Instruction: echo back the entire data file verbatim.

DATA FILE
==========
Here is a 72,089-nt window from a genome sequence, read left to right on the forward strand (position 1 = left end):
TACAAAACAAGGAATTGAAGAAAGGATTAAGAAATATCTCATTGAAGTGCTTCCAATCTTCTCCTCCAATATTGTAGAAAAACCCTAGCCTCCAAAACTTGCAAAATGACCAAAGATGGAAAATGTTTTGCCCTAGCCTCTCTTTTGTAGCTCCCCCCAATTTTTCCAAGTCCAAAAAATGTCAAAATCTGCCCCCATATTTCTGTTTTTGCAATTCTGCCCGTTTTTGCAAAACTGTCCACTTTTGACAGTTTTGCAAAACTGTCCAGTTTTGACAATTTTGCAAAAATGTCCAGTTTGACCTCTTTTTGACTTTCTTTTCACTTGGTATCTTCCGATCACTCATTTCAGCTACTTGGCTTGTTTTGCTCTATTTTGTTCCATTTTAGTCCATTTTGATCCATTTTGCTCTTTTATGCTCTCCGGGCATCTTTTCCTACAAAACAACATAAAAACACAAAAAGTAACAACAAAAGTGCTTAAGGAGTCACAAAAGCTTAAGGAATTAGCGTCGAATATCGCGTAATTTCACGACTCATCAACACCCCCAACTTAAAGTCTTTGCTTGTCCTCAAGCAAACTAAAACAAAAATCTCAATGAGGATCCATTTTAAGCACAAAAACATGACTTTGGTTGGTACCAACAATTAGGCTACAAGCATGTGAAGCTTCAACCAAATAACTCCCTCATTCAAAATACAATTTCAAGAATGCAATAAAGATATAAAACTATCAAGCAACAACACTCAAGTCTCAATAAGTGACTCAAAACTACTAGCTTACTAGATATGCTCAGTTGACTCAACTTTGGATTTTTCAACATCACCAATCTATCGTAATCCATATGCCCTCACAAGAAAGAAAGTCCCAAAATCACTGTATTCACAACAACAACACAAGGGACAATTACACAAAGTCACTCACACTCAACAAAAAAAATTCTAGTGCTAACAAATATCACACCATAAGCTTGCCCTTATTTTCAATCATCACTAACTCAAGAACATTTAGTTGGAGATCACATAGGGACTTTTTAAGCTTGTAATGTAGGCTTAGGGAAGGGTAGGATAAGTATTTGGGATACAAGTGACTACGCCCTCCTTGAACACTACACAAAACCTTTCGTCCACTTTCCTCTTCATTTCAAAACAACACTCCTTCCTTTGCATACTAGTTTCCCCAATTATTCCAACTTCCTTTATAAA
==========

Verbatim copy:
Here is a 72,089-nt window from a genome sequence, read left to right on the forward strand (position 1 = left end):
TACAAAACAAGGAATTGAAGAAAGGATTAAGAAATATCTCATTGAAGTGCTTCCAATCTTCTCCTCCAATATTGTAGAAAAACCCTAGCCTCCAAAACTTGCAAAATGACCAAAGATGGAAAATGTTTTGCCCTAGCCTCTCTTTTGTAGCTCCCCCCAATTTTTCCAAGTCCAAAAAATGTCAAAATCTGCCCCCATATTTCTGTTTTTGCAATTCTGCCCGTTTTTGCAAAACTGTCCACTTTTGACAGTTTTGCAAAACTGTCCAGTTTTGACAATTTTGCAAAAATGTCCAGTTTGACCTCTTTTTGACTTTCTTTTCACTTGGTATCTTCCGATCACTCATTTCAGCTACTTGGCTTGTTTTGCTCTATTTTGTTCCATTTTAGTCCATTTTGATCCATTTTGCTCTTTTATGCTCTCCGGGCATCTTTTCCTACAAAACAACATAAAAACACAAAAAGTAACAACAAAAGTGCTTAAGGAGTCACAAAAGCTTAAGGAATTAGCGTCGAATATCGCGTAATTTCACGACTCATCAACACCCCCAACTTAAAGTCTTTGCTTGTCCTCAAGCAAACTAAAACAAAAATCTCAATGAGGATCCATTTTAAGCACAAAAACATGACTTTGGTTGGTACCAACAATTAGGCTACAAGCATGTGAAGCTTCAACCAAATAACTCCCTCATTCAAAATACAATTTCAAGAATGCAATAAAGATATAAAACTATCAAGCAACAACACTCAAGTCTCAATAAGTGACTCAAAACTACTAGCTTACTAGATATGCTCAGTTGACTCAACTTTGGATTTTTCAACATCACCAATCTATCGTAATCCATATGCCCTCACAAGAAAGAAAGTCCCAAAATCACTGTATTCACAACAACAACACAAGGGACAATTACACAAAGTCACTCACACTCAACAAAAAAAATTCTAGTGCTAACAAATATCACACCATAAGCTTGCCCTTATTTTCAATCATCACTAACTCAAGAACATTTAGTTGGAGATCACATAGGGACTTTTTAAGCTTGTAATGTAGGCTTAGGGAAGGGTAGGATAAGTATTTGGGATACAAGTGACTACGCCCTCCTTGAACACTACACAAAACCTTTCGTCCACTTTCCTCTTCATTTCAAAACAACACTCCTTCCTTTGCATACTAGTTTCCCCAATTATTCCAACTTCCTTTATAAA